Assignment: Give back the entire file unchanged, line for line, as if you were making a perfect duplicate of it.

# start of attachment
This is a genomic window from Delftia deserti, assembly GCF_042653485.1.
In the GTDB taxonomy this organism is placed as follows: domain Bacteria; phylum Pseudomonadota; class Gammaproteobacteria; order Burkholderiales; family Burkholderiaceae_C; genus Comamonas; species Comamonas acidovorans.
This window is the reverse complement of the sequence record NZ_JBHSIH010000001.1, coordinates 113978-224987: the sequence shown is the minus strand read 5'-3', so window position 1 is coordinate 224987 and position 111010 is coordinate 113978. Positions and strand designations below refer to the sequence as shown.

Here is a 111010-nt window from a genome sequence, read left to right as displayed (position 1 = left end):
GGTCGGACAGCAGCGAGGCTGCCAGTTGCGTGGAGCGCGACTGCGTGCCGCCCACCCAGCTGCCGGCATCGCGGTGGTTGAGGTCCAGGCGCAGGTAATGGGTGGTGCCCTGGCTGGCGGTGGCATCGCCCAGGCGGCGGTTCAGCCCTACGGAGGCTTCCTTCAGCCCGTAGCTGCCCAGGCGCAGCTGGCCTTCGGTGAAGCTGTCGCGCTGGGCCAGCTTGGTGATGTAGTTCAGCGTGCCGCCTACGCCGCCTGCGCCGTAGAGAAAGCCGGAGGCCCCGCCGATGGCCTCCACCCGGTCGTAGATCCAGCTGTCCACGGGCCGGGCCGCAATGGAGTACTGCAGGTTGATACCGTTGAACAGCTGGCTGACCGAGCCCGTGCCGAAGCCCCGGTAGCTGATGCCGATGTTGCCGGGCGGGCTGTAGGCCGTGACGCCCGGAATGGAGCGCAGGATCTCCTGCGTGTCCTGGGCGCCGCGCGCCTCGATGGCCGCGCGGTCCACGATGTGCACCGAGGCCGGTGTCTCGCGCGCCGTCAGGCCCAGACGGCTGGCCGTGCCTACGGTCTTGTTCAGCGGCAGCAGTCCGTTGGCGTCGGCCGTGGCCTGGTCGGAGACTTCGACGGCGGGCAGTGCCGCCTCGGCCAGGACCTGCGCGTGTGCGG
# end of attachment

This is a genomic window from Delftia deserti, assembly GCF_042653485.1.
In the GTDB taxonomy this organism is placed as follows: domain Bacteria; phylum Pseudomonadota; class Gammaproteobacteria; order Burkholderiales; family Burkholderiaceae_C; genus Comamonas; species Comamonas acidovorans.
This window is the reverse complement of the sequence record NZ_JBHSIH010000001.1, coordinates 113978-224987: the sequence shown is the minus strand read 5'-3', so window position 1 is coordinate 224987 and position 111010 is coordinate 113978. Positions and strand designations below refer to the sequence as shown.

Here is a 111010-nt window from a genome sequence, read left to right as displayed (position 1 = left end):
GGTCGGACAGCAGCGAGGCTGCCAGTTGCGTGGAGCGCGACTGCGTGCCGCCCACCCAGCTGCCGGCATCGCGGTGGTTGAGGTCCAGGCGCAGGTAATGGGTGGTGCCCTGGCTGGCGGTGGCATCGCCCAGGCGGCGGTTCAGCCCTACGGAGGCTTCCTTCAGCCCGTAGCTGCCCAGGCGCAGCTGGCCTTCGGTGAAGCTGTCGCGCTGGGCCAGCTTGGTGATGTAGTTCAGCGTGCCGCCTACGCCGCCTGCGCCGTAGAGAAAGCCGGAGGCCCCGCCGATGGCCTCCACCCGGTCGTAGATCCAGCTGTCCACGGGCCGGGCCGCAATGGAGTACTGCAGGTTGATACCGTTGAACAGCTGGCTGACCGAGCCCGTGCCGAAGCCCCGGTAGCTGATGCCGATGTTGCCGGGCGGGCTGTAGGCCGTGACGCCCGGAATGGAGCGCAGGATCTCCTGCGTGTCCTGGGCGCCGCGCGCCTCGATGGCCGCGCGGTCCACGATGTGCACCGAGGCCGGTGTCTCGCGCGCCGTCAGGCCCAGACGGCTGGCCGTGCCTACGGTCTTGTTCAGCGGCAGCAGTCCGTTGGCGTCGGCCGTGGCCTGGTCGGAGACTTCGACGGCGGGCAGTGCCGCCTCGGCCAGGACCTGCGCGTGTGCGG